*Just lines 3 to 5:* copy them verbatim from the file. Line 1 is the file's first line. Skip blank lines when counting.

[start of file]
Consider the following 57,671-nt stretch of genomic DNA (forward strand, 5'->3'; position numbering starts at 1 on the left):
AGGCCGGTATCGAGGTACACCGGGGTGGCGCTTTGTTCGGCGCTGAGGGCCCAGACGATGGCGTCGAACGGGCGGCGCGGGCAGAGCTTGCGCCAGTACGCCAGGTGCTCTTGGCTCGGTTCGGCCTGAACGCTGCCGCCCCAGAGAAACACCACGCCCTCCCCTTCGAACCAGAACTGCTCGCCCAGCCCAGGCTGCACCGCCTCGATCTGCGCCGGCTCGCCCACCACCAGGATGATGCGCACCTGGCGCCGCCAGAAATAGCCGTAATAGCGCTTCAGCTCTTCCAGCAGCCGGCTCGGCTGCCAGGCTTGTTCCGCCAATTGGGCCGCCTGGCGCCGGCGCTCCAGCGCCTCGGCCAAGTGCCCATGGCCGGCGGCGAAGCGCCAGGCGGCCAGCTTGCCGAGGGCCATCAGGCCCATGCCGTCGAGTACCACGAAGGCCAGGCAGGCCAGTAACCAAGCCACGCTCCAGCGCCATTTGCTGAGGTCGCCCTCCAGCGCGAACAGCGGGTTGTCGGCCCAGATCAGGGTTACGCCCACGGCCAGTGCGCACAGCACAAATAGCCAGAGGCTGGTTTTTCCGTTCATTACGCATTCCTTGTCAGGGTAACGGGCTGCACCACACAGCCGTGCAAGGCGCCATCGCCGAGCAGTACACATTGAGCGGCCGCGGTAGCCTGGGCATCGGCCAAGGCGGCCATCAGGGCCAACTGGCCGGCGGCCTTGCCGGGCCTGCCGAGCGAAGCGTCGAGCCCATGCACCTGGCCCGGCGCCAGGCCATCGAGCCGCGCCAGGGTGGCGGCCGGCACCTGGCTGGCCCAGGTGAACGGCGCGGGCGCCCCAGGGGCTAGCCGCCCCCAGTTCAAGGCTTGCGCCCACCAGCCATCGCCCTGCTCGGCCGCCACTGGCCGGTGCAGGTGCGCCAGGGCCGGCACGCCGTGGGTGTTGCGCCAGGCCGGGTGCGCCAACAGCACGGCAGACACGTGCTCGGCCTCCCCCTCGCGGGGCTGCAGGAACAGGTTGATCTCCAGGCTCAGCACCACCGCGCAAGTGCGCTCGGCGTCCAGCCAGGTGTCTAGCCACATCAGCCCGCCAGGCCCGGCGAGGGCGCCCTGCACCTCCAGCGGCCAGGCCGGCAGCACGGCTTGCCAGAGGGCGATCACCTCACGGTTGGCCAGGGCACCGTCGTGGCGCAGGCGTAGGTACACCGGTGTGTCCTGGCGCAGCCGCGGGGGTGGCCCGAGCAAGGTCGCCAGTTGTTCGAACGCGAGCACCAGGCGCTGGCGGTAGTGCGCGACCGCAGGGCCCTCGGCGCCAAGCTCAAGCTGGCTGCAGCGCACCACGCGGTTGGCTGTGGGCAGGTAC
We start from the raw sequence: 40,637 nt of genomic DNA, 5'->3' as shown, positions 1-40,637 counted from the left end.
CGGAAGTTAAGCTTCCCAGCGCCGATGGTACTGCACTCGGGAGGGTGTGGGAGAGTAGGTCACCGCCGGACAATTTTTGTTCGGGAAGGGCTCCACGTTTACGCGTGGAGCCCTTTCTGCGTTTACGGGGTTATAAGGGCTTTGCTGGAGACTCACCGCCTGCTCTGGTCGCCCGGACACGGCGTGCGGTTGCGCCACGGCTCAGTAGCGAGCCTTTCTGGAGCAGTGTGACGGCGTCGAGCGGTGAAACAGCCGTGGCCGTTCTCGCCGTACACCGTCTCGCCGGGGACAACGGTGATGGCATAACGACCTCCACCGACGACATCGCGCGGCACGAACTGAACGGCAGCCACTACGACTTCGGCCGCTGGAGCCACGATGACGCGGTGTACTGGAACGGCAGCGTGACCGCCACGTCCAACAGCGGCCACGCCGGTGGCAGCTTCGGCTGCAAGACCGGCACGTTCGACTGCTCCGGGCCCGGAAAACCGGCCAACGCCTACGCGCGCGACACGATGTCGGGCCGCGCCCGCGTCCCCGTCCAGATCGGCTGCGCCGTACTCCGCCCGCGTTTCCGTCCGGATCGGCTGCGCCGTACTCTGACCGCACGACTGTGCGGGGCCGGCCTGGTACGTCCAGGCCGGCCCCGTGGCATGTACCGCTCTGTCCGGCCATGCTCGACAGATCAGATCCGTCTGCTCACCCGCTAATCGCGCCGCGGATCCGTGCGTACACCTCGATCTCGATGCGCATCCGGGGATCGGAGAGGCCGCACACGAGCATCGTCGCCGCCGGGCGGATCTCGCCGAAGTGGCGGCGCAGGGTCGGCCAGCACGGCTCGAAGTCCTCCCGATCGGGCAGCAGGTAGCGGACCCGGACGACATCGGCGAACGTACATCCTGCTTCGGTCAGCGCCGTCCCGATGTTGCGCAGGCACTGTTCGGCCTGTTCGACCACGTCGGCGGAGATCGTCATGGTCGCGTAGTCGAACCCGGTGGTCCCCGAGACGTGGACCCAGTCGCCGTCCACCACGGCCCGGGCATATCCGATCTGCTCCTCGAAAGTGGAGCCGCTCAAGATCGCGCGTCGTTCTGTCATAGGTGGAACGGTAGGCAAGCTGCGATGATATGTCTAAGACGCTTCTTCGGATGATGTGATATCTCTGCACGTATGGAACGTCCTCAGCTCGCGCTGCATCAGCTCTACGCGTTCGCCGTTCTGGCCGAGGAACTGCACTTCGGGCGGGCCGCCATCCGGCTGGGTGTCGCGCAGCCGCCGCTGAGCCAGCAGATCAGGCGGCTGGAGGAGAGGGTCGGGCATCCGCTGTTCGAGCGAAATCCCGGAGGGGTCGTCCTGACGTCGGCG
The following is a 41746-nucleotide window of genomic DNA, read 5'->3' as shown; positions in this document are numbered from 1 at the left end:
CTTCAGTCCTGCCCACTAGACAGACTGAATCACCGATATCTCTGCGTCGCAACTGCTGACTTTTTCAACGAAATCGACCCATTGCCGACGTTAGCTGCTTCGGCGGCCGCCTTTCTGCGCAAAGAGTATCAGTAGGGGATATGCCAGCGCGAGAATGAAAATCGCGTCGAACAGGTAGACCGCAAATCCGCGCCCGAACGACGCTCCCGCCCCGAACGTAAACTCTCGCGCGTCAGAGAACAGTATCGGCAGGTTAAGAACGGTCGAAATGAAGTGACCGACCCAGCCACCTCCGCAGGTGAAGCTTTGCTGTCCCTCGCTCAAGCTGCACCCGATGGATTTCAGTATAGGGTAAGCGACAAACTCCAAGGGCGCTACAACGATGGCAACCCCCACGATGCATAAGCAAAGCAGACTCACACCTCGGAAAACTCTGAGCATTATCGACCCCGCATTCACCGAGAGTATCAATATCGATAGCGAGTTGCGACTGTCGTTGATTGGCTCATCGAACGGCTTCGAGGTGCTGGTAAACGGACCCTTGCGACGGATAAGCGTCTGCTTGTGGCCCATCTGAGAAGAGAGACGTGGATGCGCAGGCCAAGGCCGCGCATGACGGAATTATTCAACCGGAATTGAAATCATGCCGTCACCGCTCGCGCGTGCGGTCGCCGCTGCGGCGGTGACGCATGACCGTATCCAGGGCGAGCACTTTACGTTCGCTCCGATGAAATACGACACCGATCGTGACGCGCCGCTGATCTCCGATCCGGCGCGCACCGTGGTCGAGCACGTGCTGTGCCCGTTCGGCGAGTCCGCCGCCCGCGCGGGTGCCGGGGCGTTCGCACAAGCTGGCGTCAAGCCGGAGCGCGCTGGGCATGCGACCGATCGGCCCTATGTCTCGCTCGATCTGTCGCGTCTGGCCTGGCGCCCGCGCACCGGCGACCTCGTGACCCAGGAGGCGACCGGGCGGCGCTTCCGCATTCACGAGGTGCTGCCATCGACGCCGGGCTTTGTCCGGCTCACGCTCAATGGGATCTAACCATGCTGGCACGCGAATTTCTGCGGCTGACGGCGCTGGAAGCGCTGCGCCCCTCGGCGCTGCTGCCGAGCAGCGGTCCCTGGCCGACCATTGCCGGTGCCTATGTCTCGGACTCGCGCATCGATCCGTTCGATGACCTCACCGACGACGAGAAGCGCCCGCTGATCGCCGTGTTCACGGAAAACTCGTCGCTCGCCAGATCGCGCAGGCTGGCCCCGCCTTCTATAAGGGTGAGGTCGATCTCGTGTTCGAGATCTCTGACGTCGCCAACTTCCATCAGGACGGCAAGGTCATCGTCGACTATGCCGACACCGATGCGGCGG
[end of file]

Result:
We start from the raw sequence: 40,637 nt of genomic DNA, 5'->3' as shown, positions 1-40,637 counted from the left end.
CGGAAGTTAAGCTTCCCAGCGCCGATGGTACTGCACTCGGGAGGGTGTGGGAGAGTAGGTCACCGCCGGACAATTTTTGTTCGGGAAGGGCTCCACGTTTACGCGTGGAGCCCTTTCTGCGTTTACGGGGTTATAAGGGCTTTGCTGGAGACTCACCGCCTGCTCTGGTCGCCCGGACACGGCGTGCGGTTGCGCCACGGCTCAGTAGCGAGCCTTTCTGGAGCAGTGTGACGGCGTCGAGCGGTGAAACAGCCGTGGCCGTTCTCGCCGTACACCGTCTCGCCGGGGACAACGGTGATGGCATAACGACCTCCACCGACGACATCGCGCGGCACGAACTGAACGGCAGCCACTACGACTTCGGCCGCTGGAGCCACGATGACGCGGTGTACTGGAACGGCAGCGTGACCGCCACGTCCAACAGCGGCCACGCCGGTGGCAGCTTCGGCTGCAAGACCGGCACGTTCGACTGCTCCGGGCCCGGAAAACCGGCCAACGCCTACGCGCGCGACACGATGTCGGGCCGCGCCCGCGTCCCCGTCCAGATCGGCTGCGCCGTACTCCGCCCGCGTTTCCGTCCGGATCGGCTGCGCCGTACTCTGACCGCACGACTGTGCGGGGCCGGCCTGGTACGTCCAGGCCGGCCCCGTGGCATGTACCGCTCTGTCCGGCCATGCTCGACAGATCAGATCCGTCTGCTCACCCGCTAATCGCGCCGCGGATCCGTGCGTACACCTCGATCTCGATGCGCATCCGGGGATCGGAGAGGCCGCACACGAGCATCGTCGCCGCCGGGCGGATCTCGCCGAAGTGGCGGCGCAGGGTCGGCCAGCACGGCTCGAAGTCCTCCCGATCGGGCAGCAGGTAGCGGACCCGGACGACATCGGCGAACGTACATCCTGCTTCGGTCAGCGCCGTCCCGATGTTGCGCAGGCACTGTTCGGCCTGTTCGACCACGTCGGCGGAGATCGTCATGGTCGCGTAGTCGAACCCGGTGGTCCCCGAGACGTGGACCCAGTCGCCGTCCACCACGGCCCGGGCATATCCGATCTGCTCCTCGAAAGTGGAGCCGCTCAAGATCGCGCGTCGTTCTGTCATAGGTGGAACGGTAGGCAAGCTGCGATGATATGTCTAAGACGCTTCTTCGGATGATGTGATATCTCTGCACGTATGGAACGTCCTCAGCTCGCGCTGCATCAGCTCTACGCGTTCGCCGTTCTGGCCGAGGAACTGCACTTCGGGCGGGCCGCCATCCGGCTGGGTGTCGCGCAGCCGCCGCTGAGCCAGCAGATCAGGCGGCTGGAGGAGAGGGTCGGGCATCCGCTGTTCGAGCGAAATCCCGGAGGGGTCGTCCTGACGTCGGCG
The following is a 41746-nucleotide window of genomic DNA, read 5'->3' as shown; positions in this document are numbered from 1 at the left end: